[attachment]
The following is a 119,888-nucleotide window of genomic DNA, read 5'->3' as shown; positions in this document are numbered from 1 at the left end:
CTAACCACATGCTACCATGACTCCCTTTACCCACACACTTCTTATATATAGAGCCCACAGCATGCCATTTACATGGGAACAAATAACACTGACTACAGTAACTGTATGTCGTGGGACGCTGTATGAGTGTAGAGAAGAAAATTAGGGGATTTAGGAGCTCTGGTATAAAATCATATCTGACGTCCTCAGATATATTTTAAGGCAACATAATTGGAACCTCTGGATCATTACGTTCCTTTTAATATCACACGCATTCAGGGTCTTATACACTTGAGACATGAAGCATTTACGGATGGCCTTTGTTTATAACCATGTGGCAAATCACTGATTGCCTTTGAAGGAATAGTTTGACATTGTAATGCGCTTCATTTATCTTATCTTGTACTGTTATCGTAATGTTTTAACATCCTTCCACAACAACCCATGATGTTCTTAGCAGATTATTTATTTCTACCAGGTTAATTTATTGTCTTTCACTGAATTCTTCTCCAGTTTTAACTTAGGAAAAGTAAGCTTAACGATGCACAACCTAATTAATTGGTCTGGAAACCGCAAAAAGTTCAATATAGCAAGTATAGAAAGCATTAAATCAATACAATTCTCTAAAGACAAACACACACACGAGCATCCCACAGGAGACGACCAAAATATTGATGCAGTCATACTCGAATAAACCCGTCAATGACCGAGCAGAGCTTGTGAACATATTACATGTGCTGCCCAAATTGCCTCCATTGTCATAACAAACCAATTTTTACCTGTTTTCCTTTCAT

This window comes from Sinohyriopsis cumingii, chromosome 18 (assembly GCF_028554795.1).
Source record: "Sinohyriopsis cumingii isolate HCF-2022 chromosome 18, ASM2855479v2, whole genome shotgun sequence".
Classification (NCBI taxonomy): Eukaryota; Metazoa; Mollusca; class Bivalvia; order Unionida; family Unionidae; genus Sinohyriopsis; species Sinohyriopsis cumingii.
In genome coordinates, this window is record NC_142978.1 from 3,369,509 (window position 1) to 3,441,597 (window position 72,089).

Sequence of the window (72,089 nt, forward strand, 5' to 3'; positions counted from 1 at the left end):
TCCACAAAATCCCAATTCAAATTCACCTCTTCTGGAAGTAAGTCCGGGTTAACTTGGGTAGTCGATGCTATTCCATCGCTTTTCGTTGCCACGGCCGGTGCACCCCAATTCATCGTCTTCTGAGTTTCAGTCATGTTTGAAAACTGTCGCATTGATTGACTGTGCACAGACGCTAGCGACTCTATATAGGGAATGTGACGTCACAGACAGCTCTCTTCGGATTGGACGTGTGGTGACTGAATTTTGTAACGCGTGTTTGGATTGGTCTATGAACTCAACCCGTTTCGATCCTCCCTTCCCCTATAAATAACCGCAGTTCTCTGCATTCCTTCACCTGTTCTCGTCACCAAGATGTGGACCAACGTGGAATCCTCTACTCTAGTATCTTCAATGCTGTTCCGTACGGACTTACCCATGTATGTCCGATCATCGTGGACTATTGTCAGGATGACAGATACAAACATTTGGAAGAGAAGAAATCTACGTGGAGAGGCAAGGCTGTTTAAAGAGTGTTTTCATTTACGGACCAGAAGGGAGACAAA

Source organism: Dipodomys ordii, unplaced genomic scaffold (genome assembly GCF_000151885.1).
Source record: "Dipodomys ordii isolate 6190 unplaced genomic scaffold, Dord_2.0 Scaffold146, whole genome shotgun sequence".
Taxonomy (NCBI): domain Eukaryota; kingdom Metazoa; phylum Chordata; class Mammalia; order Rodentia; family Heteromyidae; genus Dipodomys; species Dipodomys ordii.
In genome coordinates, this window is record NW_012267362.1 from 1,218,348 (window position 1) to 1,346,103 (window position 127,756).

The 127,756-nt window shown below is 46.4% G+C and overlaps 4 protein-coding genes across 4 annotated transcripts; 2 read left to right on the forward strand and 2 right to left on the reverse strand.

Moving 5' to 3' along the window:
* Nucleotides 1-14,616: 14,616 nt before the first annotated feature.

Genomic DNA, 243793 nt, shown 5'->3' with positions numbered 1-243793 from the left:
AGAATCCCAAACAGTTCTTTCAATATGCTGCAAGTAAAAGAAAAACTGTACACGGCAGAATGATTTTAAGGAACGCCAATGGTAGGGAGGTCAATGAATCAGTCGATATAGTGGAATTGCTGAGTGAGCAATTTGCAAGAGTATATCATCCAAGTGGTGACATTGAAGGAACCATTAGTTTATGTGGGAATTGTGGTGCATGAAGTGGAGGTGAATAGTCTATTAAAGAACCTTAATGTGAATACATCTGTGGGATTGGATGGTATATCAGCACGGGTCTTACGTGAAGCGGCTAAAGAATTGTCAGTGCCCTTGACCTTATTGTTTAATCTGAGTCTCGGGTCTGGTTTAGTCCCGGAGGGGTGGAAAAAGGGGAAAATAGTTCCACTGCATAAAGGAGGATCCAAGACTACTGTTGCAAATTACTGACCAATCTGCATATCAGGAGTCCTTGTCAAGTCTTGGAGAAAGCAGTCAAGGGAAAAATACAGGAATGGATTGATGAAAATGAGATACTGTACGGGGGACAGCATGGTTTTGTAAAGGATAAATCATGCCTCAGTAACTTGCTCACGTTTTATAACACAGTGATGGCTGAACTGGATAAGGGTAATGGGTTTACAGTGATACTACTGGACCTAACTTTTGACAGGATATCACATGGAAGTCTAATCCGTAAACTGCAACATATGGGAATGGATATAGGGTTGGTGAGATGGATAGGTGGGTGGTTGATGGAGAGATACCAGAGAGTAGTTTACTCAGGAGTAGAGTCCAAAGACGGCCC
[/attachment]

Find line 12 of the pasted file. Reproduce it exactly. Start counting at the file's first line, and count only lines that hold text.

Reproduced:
In genome coordinates, this window is record NW_012267362.1 from 1,218,348 (window position 1) to 1,346,103 (window position 127,756).